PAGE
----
Near-Miss Reporting System Examines 2006 Events

The National Fire Fighter Near-Miss Reporting System has released its first annual report, summarizing findings from near-miss reports submitted during 2006.

The annual report is available online at www.firefighternearmiss.com and www.iafc.org/nearmiss.

"In just a few short years, the National Fire Fighter Near-Miss Reporting system has become a critical tool in the effort to reduce firefighter injury and death rates," said Chief Jim Harmes, president of the International Association of Fire Chiefs, which administers the program. "Information in this report, compiled from the reports filed, will help the fire service identify new ways to improve the safety of the firefighters around the world."

For reporting purposes, the project defines a near-miss event "as an unintentional unsafe occurrence that could have resulted in an injury, fatality, or property damage. Only a fortunate break in the chain of events prevented an injury, fatality or damage. Situations that qualify as near misses are essentially in the eyes of the reporter. If you are involved in or witness an event you believe is a near miss, then you are encouraged to submit a report."

Firefighternearmiss.com seeks to reduce firefighter injuries and fatalities by intervening before tragedy strikes through sharing lessons learned from prior experiences and analyzing submitted near-miss reports to determine if new strategies and approaches can be developed to improve firefighter safety. In just over 12 months, the increasingly recognized system received more than 1,100 reports and continues to add features as it strives to improve firefighter safety. Highlights of the first annual report include:

  • Statistics gleaned from analysis of the first year's reports, including details about who submitted reports, the type of incidents involved, causes of the near-miss events and the loss potential of the near-miss incidents.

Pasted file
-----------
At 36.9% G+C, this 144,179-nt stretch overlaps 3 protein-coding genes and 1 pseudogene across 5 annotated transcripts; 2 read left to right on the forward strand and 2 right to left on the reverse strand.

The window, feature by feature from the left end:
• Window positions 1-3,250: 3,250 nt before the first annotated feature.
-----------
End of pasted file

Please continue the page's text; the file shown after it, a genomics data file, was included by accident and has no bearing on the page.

• An analysis of aggregate reports selected from the program that uses the U.S. Navy's Human Factors Analysis and Classification System to evaluate each incident.
  • Findings of the working groups convened in September 2006 at Fire-Rescue International in Dallas.
  • Case studies, sample reports, testimonies and an assortment of tools that firefighters and officers will find useful in their day-to-day operations.
  • An overview of the program and its history.

"Since August 2005, thousands of firefighters, officers, chiefs and other first responders have realized the benefits of near-miss reporting for the fire service. I encourage everyone in the fire service to read the 2006 report and visit www.firefighternearmiss.com regularly to learn from others' experiences," said Dennis Smith, chair of the National Fire Fighter Near-Miss Reporting System Task Force.

Use of the Navy Classification System

A first-of-its-kind, unique exercise is chronicled in the report. Working groups representing a cross section of the nation's firefighters evaluated reports in four specific categories, using a modified version of the Navy's Human Factors Analysis and Classification System (HFACS). The HFACS evaluates an event based on four levels of individual and institutional performance: unsafe acts, preconditions to unsafe acts, unsafe supervision and organizational influences.

The results of the exercise reveal insights into near misses that should pave the way for understanding how fire service deaths and injuries can be reduced through the use of near-miss reports.

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